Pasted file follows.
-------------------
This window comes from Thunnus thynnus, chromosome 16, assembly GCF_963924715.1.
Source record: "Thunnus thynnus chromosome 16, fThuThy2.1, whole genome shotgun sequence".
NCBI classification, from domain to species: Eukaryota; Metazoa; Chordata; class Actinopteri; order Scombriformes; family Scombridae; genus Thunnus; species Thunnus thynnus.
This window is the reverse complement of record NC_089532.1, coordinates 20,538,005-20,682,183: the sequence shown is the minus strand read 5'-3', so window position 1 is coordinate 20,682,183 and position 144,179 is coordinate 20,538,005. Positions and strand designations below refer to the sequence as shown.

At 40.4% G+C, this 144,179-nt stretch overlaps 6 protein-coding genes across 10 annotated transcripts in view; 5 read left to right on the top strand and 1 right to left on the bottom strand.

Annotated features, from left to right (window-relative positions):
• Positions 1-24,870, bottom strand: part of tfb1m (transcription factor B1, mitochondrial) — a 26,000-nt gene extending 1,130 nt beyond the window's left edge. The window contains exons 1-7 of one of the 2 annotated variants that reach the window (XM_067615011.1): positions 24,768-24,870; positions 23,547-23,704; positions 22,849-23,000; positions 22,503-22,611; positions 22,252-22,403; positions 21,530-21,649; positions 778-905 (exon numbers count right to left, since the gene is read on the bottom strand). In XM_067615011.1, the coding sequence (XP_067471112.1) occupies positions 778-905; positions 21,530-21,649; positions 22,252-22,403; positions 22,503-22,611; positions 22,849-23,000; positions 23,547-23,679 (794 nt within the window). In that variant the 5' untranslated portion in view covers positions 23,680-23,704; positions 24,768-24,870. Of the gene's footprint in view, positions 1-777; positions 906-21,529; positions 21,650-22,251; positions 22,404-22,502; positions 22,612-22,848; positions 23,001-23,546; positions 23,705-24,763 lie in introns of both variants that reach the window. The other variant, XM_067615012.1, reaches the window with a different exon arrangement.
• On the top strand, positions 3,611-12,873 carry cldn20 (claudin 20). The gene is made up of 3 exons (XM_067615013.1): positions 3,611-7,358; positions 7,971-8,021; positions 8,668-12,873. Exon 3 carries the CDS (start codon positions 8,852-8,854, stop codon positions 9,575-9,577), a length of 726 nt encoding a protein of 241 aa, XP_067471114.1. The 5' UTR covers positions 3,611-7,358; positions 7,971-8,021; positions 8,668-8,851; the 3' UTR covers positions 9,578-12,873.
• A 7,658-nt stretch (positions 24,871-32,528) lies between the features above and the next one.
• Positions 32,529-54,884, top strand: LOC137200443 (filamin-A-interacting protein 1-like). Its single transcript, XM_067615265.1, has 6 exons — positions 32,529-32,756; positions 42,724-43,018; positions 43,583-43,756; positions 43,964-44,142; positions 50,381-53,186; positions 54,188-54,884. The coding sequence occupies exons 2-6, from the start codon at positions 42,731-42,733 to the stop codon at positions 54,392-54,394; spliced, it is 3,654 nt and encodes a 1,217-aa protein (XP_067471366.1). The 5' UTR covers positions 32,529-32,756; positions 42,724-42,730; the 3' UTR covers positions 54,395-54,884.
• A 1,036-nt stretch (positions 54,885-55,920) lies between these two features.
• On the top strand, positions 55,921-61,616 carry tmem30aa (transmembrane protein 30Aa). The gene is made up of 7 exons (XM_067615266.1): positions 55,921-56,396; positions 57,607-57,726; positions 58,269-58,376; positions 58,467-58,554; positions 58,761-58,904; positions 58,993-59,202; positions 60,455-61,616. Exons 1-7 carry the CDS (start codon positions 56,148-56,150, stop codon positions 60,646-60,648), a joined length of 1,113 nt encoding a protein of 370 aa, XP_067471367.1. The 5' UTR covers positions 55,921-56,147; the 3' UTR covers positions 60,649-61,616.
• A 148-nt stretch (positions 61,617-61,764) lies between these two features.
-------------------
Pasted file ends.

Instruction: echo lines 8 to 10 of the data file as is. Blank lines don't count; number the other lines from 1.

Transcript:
• On the top strand, positions 3,611-12,873 carry cldn20 (claudin 20). The gene is made up of 3 exons (XM_067615013.1): positions 3,611-7,358; positions 7,971-8,021; positions 8,668-12,873. Exon 3 carries the CDS (start codon positions 8,852-8,854, stop codon positions 9,575-9,577), a length of 726 nt encoding a protein of 241 aa, XP_067471114.1. The 5' UTR covers positions 3,611-7,358; positions 7,971-8,021; positions 8,668-8,851; the 3' UTR covers positions 9,578-12,873.
• A 7,658-nt stretch (positions 24,871-32,528) lies between the features above and the next one.
• Positions 32,529-54,884, top strand: LOC137200443 (filamin-A-interacting protein 1-like). Its single transcript, XM_067615265.1, has 6 exons — positions 32,529-32,756; positions 42,724-43,018; positions 43,583-43,756; positions 43,964-44,142; positions 50,381-53,186; positions 54,188-54,884. The coding sequence occupies exons 2-6, from the start codon at positions 42,731-42,733 to the stop codon at positions 54,392-54,394; spliced, it is 3,654 nt and encodes a 1,217-aa protein (XP_067471366.1). The 5' UTR covers positions 32,529-32,756; positions 42,724-42,730; the 3' UTR covers positions 54,395-54,884.